“The hotel we’re staying in has a very nice restaurant called Fellini. But because we spend so much time at the track we don’t really get the chance to see much. I’m going to try this year and speak to Dany to get some local advice. I think Dany will get a very busy week ahead but I don’t think it compares to Australia because it is the first race of the season, so you get more media anyway. I know how he feels though: it’s a week of survival.”
“I’m very excited to get back to Russia for the Grand Prix. It’s an important race for me and it’s nice to see my family and friends and all the fans who come to support me and the team in Sochi. I can’t wait!
“It’s a very modern track with a few corners that look quite similar but they are never as easy as they might look, because you have to try and drive the car on the limit each time you turn. I think Turn 4 is the nicest corner, and it’s also the grandstand named after me. I see my face on that corner often during the race, and that support is really nice. Any time I want to say something cool I say: I have a grandstand named after me!
“It will be a hectic week and thinking about Daniel’s busy week in Australia it’s a bit of a payback for me in a way but you already got into quite a good rhythm after the first few races so you’re used to it in a way. In the end it’s my home race and that gives me an extra boost as well. It’s very nice to have a home race. It’s very special for every driver so I think I’m very lucky to have one.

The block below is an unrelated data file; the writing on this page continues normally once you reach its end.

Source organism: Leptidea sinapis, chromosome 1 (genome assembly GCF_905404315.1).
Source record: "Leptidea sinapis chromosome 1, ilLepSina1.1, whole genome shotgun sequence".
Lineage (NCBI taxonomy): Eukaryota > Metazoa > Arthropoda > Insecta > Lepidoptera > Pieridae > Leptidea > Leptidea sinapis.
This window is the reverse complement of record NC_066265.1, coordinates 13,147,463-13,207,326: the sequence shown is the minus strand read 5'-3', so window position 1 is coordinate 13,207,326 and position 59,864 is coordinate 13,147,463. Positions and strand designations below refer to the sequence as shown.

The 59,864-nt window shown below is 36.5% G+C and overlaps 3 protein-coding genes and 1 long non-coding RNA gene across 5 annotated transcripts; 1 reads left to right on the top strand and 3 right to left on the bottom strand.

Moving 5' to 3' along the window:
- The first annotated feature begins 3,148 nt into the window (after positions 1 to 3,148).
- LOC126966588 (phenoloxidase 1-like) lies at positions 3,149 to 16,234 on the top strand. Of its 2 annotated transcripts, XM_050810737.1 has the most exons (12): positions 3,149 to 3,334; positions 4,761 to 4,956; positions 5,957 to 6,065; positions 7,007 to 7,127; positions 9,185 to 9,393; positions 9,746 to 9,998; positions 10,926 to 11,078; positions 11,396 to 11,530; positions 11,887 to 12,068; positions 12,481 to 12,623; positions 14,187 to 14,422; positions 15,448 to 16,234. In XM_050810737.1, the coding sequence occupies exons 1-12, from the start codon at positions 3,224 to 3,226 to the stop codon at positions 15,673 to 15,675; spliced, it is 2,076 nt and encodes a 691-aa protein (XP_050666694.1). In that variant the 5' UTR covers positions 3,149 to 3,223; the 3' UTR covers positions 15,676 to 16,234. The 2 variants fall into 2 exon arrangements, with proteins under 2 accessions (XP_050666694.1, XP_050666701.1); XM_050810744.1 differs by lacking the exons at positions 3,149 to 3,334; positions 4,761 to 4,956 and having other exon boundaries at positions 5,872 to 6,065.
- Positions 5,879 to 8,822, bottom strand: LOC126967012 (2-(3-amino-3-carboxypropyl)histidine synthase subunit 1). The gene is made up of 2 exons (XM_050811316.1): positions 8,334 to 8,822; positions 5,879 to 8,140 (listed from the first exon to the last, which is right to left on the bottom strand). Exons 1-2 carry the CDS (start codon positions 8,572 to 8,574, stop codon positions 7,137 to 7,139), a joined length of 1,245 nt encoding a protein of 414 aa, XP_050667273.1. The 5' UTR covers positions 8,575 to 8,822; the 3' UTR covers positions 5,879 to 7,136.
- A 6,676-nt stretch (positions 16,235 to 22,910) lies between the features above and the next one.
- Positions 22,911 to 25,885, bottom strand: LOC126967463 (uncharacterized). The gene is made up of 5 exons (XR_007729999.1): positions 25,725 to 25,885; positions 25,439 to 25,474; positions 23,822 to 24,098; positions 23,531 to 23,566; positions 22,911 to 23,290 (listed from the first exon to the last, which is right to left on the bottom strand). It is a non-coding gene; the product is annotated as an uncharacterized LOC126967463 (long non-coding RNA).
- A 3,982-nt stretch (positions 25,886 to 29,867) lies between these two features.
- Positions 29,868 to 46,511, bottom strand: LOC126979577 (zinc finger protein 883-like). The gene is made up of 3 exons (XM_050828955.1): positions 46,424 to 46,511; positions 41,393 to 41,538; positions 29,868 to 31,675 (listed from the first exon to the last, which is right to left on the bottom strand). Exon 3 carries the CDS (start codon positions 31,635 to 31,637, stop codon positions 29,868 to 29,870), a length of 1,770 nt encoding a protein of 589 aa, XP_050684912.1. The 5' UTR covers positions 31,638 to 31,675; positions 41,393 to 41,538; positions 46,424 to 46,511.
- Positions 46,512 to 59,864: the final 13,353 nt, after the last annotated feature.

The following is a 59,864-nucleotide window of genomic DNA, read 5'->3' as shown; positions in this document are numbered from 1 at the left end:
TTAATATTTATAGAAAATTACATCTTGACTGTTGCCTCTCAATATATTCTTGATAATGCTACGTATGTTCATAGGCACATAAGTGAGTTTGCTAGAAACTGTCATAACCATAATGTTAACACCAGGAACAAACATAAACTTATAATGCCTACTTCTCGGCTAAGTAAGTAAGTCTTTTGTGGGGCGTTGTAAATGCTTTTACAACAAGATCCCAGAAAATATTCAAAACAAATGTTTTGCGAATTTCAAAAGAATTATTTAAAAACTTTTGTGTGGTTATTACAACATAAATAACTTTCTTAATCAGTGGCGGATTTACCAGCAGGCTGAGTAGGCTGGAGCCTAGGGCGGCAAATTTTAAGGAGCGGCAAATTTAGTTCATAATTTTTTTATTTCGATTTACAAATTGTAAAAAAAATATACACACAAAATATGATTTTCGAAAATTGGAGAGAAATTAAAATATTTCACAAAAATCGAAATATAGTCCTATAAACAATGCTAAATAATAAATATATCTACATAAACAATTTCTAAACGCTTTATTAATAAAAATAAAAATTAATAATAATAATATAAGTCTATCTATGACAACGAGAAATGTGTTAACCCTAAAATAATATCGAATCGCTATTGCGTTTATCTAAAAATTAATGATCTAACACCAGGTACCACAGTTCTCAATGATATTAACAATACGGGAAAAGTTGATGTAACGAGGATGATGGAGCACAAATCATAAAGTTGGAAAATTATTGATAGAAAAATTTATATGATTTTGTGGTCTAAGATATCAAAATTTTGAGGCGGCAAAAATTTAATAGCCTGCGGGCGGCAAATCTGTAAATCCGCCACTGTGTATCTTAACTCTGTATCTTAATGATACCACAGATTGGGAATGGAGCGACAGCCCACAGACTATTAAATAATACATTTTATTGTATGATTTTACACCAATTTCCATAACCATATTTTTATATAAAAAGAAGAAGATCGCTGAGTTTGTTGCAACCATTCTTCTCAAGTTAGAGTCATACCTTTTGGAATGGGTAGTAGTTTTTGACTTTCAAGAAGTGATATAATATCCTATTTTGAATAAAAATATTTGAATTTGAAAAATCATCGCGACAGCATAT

“When back in Sochi I like to go and visit a sauna. It’s a very classic thing to do in Sochi and it’s quite nice to go with a couple of good friends and have a relaxed evening. I did play some ice hockey last year as well and they have an Olympic Village there so there is a lot of sports to do. During race week I also enjoy to take a walk along the nearby seaside.”
Paul Hembery, Pirelli motorsport director
“We’re back to Russia just six months after coming to the race previously, which means that we can probably expect conditions in spring to be different from how they were last autumn. This is one of the lowest degradation tracks we visit all season, so we can expect to see some quite long stints even on the supersoft, as Lewis Hamilton showed last year. However, the performance increase that we have consistently observed from the 2016 cars will increase wear, so free practice will be very important to get an accurate read on tyre behaviour in these new conditions with the latest generation of cars.”
More to follow.